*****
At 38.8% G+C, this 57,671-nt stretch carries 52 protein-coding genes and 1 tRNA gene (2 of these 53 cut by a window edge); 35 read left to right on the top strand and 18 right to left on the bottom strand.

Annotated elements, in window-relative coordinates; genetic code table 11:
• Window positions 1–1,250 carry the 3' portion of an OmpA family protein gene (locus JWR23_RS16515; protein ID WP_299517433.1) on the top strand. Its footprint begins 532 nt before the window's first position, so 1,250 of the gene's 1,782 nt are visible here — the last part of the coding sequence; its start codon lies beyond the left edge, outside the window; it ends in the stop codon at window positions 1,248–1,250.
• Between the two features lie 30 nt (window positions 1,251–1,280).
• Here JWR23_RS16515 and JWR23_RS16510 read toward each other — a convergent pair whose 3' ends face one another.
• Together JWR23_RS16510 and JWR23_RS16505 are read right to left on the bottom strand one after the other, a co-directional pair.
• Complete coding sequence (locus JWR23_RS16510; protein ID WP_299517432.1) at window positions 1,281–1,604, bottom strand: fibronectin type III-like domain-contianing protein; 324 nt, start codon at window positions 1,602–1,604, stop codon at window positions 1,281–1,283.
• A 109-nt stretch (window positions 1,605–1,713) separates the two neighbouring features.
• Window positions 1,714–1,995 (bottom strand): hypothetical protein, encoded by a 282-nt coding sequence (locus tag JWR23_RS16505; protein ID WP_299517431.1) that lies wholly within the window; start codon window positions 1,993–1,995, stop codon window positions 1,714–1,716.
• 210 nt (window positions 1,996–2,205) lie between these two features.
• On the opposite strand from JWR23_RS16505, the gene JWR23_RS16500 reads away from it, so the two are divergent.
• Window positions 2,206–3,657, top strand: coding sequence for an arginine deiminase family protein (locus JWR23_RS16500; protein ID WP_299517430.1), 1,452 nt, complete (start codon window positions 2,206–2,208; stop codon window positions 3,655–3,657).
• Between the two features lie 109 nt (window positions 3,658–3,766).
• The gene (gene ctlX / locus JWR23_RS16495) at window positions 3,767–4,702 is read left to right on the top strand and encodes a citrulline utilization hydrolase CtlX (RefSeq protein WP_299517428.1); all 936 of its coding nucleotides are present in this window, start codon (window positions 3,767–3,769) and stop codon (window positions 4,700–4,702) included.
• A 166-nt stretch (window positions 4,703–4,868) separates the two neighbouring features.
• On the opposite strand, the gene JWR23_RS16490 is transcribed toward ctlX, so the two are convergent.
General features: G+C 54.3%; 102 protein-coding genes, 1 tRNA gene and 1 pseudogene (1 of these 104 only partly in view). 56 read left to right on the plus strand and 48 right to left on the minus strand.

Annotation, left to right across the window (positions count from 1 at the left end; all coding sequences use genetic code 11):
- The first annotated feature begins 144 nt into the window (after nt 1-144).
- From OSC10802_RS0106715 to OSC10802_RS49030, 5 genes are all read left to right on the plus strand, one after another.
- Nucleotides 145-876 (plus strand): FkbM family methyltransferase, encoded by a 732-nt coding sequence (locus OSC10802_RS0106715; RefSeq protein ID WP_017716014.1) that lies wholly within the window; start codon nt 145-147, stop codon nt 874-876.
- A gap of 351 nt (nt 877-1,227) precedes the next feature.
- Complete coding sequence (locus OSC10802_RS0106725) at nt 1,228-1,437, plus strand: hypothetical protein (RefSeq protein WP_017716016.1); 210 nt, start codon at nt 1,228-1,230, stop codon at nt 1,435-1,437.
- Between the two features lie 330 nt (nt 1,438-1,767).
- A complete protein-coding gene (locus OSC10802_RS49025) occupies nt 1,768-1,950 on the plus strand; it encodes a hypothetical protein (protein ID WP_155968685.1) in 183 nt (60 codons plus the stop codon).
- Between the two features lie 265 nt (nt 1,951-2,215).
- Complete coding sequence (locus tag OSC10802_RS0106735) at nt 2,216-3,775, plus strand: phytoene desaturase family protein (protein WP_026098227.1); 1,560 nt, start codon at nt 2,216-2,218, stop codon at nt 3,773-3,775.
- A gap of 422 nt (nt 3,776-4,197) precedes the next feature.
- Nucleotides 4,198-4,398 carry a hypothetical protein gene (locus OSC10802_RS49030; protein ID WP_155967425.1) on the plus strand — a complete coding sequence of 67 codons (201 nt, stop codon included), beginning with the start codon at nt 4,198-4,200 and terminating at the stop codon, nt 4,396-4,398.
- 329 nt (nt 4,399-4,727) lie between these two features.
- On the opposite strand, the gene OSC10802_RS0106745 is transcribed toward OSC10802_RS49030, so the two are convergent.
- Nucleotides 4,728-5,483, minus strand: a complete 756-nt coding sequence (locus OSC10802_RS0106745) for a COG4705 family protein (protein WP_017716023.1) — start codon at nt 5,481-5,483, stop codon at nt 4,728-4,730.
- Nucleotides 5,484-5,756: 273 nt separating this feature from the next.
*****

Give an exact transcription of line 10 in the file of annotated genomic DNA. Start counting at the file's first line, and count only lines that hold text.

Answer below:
• 210 nt (window positions 1,996–2,205) lie between these two features.